Architect builds on race and
culture in the urban fabric
by Andrew Shurtleff
professor Craig Barton teaches a class on American urbanism.
By Jane Ford
Craig Barton signed up for an undergraduate course in 19th- and
20th-century American urban history as told through buildings,
he was skeptical that architecture could be understood as a product
course changed his mind.
class, at Brown University, took field trips around Providence,
R.I., to learn how buildings provide visions of the way a city
ought to work. A 19th-century arcade changed his thinking about
a street from part of the citys infrastructure to
a pedestrian place of exchange and commerce. Even the decision
to place the train station in the center of the city provided
a lesson in how to create an entrance in an urban core. These
and other lessons helped him see the forces and ideas that shape
buildings and cities.
it took five years before he decided to study for a masters
degree in architecture after graduating from Brown with a major
in semiotics the study of signs and symbols.
there was no urbanism program at Columbia University, he found
himself drawn to courses outside the architecture curriculum,
in history and urban studies, to fill his electives.
found I was always interested in the things that are larger than
the building the relationship of building, site and city,
American urbanism program is unique because its based
in the School of Architecture, rather than in a social sciences
or history department, typical at other universities. Here,
it reaches those who will be designing cities.
graduating, he continued to focus on the bigger picture. In private
practice he always found himself working on large-scale projects
urban design schemes that included affordable housing,
Manhattan waterfront development and numerous urban-design competitions.
returned to Columbia in 1990, where he taught design and ran the
undergraduate and the foreign study programs. The urban fabrics
of Manhattan and Paris were the classrooms for considering buildings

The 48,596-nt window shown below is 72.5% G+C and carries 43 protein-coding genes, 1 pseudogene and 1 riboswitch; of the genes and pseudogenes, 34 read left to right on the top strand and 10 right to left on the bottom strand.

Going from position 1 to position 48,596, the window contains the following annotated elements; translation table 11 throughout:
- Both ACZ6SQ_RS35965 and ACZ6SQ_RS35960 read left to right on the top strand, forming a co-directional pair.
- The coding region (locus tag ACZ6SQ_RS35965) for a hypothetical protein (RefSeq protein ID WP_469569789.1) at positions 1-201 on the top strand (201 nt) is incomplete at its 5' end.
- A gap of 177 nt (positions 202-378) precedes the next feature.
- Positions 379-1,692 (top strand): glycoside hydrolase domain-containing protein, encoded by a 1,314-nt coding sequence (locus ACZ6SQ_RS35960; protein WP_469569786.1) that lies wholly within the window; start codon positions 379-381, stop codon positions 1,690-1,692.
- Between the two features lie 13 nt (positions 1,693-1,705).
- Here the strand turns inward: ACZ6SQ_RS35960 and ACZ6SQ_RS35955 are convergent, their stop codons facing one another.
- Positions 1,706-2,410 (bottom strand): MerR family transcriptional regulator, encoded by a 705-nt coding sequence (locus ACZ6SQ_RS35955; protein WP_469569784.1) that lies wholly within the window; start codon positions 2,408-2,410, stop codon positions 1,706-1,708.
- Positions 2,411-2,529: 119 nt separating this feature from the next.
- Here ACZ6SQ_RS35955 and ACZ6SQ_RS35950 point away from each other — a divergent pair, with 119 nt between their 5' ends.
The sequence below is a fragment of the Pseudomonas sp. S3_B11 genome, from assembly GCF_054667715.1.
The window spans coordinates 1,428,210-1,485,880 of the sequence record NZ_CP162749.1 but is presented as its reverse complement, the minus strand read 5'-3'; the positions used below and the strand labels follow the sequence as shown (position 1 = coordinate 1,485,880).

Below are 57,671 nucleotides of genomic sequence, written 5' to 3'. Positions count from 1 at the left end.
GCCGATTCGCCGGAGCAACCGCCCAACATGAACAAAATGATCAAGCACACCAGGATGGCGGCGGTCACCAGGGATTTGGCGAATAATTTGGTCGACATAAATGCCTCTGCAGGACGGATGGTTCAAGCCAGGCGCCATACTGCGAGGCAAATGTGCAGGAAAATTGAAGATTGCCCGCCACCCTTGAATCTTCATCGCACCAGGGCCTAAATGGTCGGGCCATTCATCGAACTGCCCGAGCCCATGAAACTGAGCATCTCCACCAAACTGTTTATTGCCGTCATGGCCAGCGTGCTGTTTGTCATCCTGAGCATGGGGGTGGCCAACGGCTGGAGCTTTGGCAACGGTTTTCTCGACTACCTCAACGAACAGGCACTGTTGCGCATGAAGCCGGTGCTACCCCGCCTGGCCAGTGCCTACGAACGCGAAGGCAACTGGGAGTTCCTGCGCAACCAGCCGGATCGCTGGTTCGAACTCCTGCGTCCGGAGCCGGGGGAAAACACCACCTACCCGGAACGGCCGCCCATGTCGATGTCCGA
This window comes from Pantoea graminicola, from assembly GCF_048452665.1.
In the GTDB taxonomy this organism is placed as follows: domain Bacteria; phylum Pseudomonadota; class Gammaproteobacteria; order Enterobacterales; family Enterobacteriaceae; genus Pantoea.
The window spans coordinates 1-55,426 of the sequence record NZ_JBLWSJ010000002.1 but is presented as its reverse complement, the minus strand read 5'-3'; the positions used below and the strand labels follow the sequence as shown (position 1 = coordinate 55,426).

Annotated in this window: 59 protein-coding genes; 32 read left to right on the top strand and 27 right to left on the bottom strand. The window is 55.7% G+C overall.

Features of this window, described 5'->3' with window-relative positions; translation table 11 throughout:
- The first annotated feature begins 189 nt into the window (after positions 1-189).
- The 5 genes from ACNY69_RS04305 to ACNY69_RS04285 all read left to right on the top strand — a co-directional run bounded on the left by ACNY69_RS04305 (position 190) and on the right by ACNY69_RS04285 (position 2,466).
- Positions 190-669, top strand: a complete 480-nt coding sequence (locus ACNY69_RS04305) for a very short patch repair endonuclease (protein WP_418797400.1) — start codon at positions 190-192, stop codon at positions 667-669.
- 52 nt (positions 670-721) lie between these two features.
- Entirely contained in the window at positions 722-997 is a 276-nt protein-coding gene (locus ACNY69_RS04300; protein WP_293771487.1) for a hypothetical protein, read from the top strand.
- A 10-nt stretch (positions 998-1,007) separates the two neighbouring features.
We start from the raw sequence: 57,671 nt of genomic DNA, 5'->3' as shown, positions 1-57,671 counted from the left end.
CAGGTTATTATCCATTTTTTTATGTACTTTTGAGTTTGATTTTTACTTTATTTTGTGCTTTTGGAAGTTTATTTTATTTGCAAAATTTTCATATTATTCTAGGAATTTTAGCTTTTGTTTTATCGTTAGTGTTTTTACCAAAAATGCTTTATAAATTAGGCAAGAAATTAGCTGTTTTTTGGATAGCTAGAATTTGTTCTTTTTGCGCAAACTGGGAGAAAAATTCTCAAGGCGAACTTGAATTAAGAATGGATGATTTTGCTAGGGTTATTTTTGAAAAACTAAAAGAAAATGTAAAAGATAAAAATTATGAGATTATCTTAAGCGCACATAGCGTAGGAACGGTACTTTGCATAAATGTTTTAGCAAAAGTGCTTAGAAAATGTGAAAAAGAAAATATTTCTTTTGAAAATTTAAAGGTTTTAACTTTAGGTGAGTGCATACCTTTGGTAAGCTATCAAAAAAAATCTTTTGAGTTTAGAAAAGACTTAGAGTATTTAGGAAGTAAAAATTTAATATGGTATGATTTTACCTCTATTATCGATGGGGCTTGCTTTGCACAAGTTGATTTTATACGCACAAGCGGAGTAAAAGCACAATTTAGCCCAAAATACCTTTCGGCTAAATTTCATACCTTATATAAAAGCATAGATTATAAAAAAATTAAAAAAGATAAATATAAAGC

in a broader context, looking at form and meaning, and for explaining
the basic principles of urban design.
Barton directs U.Va. School
of Architectures growing American urbanism program.
Typically, urbanism programs are located within departments of
social science or history; some are separate departments in schools
of architecture and are not part of a professional design curriculum,
said Barton. U.Va.s program is unique because it reaches
those who will be designing cities. If the designers can
understand how to evaluate cities, Barton said, they
can also begin to think about how to change them.
interdisciplinary program has grown from individual students
independent study projects a few years ago to 10 graduate students.
It attracts numerous undergraduates, both in architecture and
other disciplines on Grounds.
Graham is completing his undergraduate architecture studies this
year. He was one of about 12 students who enrolled in an urbanism
seminar elective a few years ago. This year there are 70.
class made me look at architecture in a very civic way
to step back and remember buildings are part of the whole social
context, he said.
graduate students working on double professional degrees
combining architecture, landscape architecture and planning
are also attracted to the certificate-granting urbanism program.
Merolla returned to U.Va. after working for an architect in New
York City for a few years. Working made me realize there
are a whole range of issues architects have to confront to build
in an urban setting, he said. The program allows you
to get into the other side of architecture while doing your design
said, Our students are increasingly aware they will be leaders.
The broad variety of skills they are acquiring and the ability
to articulate the process and practice of urban design will be
beneficial in their work with other professionals.
his private practice and academic research, Barton explores issues
of race, memory and the cultural landscape and forces that shaped
African-American communities, especially those that played a large
part in the civil rights movement.
up in Connecticut, Barton was physically removed from the struggles
in the South, but the pictures he saw on television and in news
magazines left haunting images.
after moving to Virginia he visited Selma, Ala., site of the march
to Montgomery and the voting rights demonstrations. The city is
the focus of a chapter in his acclaimed book, Sites of Memory:
Perspectives on Architecture and Race. Barton renders visible
the historical attempts of a Jim Crow society to relegate blacks
to a separate and invisible place in the urban fabric. He examines
the evolution and transformation of the racial landscape through
social, cultural, political and economic forces. The book is a
collection of essays by the participants in a national symposium
he organized at U.Va. in 1999.
design for a Voting Rights Museum in Selma is in the fund-raising
fellow in the Carter G. Woodson Institute for African-American
and African Studies Center for Local Knowledge, Barton is
designing an interdisciplinary course with institute associate
director Scott French and center director Cory Walker. The University-wide
course will look at the bigger picture of Brown v. Board of Education
as design for social change. The 50th anniversary of the landmark
Supreme Court decision aimed at ending segregation in public schools
is in 2004.
a product of the changes spawned by Brown v. Board, Barton said
he has an emotional connection as well as intellectual interest
in the decision that assured integrated education.
attempt by government to redesign the cultural landscape is particularly
interesting to me as a designer, Barton said.